Your employment contract should set out how long you need to have to stay with your employer to realise your stock options. If you have already exercised the options, these cannot usually be taken away from you. If you have not exercised them, it may be possible to negotiate whether you can still realise any of the value of those options.
If you leave employment prior to the date your Restricted Stock Units vest or are fully distributed, you often then forfeit your units. You need to check your employer’s plan for details of what the position may be.
You should also check what the position is regarding any deferred bonus, especially in relation to the unvested value, when it will vest and when the deferred payments will be made.
What is Pay in Lieu of Notice (or “PILON”)?
This is where you are paid for your notice without having to work it- hence it is “paid in lieu”. This is often referred to as a “PILON” clause in your contract of employment. You may be required to none of your notice or just part- and paid for the balance.
There is usually no entitlement to be paid for additional holiday days for the notice period where you have a PILON clause, unless your contract of employment says otherwise. There is, however, an entitlement to be paid your benefits (such as pension) for the PILON period, unless your contract specifically excludes this.
What are your rights if my employer pays PILON in breach of contract?
Where you have no PILON clause in your contract of employment and yet your employer decides nevertheless to pay in lieu,this is technically a breach of contract by your employer. Accordingly, such a payment represents damages for breach of contract and your employer should therefore include other benefits that would have accrued during the notice period, such as pension rights, health cover and holiday pay, to put you in the same position that you would have been in if you had worked your notice.
If you have restrictive covenants in your contract of employment, you are usually released from such covenants where your employer pays you in lieu of notice without having reserved the right in your contract. You should, if possible, take proper legal advice first before relying on this.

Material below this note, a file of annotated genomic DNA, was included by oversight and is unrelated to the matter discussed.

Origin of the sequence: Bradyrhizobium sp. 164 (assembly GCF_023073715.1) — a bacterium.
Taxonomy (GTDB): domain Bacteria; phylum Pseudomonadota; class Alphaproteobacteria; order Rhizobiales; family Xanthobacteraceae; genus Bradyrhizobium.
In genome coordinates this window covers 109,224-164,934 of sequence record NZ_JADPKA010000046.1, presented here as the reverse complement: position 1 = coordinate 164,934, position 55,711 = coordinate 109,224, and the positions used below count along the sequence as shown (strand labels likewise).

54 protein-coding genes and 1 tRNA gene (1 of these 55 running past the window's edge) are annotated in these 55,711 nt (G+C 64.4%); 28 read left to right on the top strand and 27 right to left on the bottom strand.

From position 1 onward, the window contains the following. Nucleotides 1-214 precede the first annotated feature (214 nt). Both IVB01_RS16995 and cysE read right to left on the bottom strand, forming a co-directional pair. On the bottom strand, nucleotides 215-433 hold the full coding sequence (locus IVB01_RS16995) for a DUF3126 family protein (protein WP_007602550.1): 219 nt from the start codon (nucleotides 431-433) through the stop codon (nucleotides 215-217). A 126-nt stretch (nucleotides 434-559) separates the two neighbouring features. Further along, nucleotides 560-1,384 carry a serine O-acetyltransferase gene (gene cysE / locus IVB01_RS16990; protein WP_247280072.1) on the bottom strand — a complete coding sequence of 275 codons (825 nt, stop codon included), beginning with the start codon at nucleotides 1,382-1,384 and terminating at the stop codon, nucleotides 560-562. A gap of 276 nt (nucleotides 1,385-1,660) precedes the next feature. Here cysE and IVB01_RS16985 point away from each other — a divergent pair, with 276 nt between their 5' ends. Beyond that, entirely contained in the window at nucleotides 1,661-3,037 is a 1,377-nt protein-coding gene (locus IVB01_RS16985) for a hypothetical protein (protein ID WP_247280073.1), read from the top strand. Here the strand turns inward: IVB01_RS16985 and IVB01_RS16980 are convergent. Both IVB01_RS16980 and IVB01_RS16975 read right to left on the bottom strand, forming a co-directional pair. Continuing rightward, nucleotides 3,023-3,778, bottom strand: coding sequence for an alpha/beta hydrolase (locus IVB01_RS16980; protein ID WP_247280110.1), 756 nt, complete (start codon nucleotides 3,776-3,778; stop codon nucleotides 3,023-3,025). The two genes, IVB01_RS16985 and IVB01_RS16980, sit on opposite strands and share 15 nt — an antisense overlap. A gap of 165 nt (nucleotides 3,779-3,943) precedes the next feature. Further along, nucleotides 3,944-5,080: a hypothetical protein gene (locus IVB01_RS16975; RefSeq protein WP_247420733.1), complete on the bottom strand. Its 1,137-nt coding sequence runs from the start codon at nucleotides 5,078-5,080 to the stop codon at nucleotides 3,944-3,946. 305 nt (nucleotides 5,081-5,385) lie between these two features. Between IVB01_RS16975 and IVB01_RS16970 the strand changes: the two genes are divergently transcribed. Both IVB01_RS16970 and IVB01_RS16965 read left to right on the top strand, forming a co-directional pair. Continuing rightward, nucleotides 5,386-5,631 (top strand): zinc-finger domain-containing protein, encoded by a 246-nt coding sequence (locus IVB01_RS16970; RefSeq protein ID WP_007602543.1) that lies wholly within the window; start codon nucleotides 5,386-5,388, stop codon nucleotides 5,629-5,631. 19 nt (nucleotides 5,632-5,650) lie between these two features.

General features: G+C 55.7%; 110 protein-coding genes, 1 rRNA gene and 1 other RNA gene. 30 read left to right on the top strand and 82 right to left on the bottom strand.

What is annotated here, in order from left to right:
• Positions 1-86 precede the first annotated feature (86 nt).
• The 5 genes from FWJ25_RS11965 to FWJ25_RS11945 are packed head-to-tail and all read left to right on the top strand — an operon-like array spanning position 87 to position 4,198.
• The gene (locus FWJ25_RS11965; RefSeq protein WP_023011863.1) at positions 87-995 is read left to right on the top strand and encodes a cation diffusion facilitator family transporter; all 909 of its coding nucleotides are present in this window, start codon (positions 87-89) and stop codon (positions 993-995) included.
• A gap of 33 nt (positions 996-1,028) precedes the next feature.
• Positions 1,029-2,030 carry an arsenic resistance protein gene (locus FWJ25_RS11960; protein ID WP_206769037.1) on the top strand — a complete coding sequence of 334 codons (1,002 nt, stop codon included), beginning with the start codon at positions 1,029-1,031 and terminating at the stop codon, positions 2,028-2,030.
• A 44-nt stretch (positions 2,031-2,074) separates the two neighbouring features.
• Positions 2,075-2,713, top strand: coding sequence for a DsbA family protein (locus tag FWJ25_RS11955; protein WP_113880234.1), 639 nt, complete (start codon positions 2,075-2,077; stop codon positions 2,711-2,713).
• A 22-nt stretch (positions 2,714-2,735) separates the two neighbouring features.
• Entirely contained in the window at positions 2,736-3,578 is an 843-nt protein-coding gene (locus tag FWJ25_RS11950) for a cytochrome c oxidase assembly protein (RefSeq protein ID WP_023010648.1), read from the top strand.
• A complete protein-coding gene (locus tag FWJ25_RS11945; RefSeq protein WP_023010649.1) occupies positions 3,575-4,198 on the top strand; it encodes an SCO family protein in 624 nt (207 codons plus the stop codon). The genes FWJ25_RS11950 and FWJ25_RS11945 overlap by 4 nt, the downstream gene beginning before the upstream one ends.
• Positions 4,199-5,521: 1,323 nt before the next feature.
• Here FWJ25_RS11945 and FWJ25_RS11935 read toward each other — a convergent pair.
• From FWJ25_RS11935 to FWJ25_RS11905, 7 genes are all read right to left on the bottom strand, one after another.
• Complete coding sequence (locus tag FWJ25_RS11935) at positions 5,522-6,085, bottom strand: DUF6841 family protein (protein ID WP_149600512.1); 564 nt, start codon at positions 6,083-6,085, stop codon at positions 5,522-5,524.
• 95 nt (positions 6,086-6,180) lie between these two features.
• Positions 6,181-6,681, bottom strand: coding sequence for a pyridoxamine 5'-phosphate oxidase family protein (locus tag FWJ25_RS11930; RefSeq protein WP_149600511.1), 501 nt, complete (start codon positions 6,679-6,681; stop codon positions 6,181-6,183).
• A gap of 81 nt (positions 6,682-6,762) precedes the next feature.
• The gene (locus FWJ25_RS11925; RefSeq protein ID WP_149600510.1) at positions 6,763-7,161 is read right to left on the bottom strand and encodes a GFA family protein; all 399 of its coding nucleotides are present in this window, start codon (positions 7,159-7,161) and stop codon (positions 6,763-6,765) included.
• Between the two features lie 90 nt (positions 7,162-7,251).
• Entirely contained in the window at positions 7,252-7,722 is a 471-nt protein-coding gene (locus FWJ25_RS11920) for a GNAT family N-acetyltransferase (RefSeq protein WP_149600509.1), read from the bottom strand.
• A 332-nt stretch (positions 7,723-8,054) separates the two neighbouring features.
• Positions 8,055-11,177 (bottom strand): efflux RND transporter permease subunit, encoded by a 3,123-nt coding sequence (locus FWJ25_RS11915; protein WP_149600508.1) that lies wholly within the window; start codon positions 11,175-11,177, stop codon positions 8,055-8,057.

What are your rights to notice whilst you are on sick leave?
If you have normal working hours, you are entitled to be paid your normal hourly rate during any part of your statutory notice period (1 week for every year worked up to a maximum of 12 weeks). This includes where you are incapable of work because of sickness or injury.
Therefore, if your employer is only required to give you the statutory minimum notice under your contract, you are entitled to receive full notice pay for that period of notice, regardless of whether you are on sick leave. This applies even if you have exhausted your statutory entitlement to statutory sick pay and have been on sick leave for a long period of time.
There is an exception, however. If your contract of employment obliges your employer to give notice which is at least a week more than the statutory minimum notice period of 1 week for every year worked, your employer does not then need to make any payment during the notice period. For example, if you had been working for 5 years and your contractual notice period was 12 weeks, you will not be entitled to any pay during your notice period if you were on sick leave.
This means you will be better off if you are only entitled to receive statutory minimum notice (or your notice does not exceed the statutory minimum by more than 1 week- although it is fair to say that many employers are not aware of these provisions, so they may need to be put right.
What is garden leave?
You may be asked not to attend the workplace during your notice period, even though you continue to be paid. This is known as “garden leave” and you are expected to stay at home and not commence other new work for the balance of your notice. You are still, however, subject to the terms of your employment contract such as confidentiality, and you may be obliged to return work for all or some of the garden leave period at your employer’s request.
Whilst you are on garden leave, you are still entitled to full pay and any company benefits, including bonuses. At the same time, however:-
- you may be required to take any outstanding annual leave;
- your employer may request that you refrain from contacting any clients, customers, suppliers or contacts of the employer without their prior consent;
- you may be prohibited from working elsewhere or commencing employment with a new employer or on a self-employed basis.
Garden leave is something many employers are keen on, especially where you are a senior executive with important client contacts and confidential information. Putting you on garden leave takes you out of the equation for the period of your notice which means you cannot contact clients or colleagues for this period. This is how it protects your employer. At the same time, you also have to be on standby in case your employer still requires all or part of your services for the garden leave period.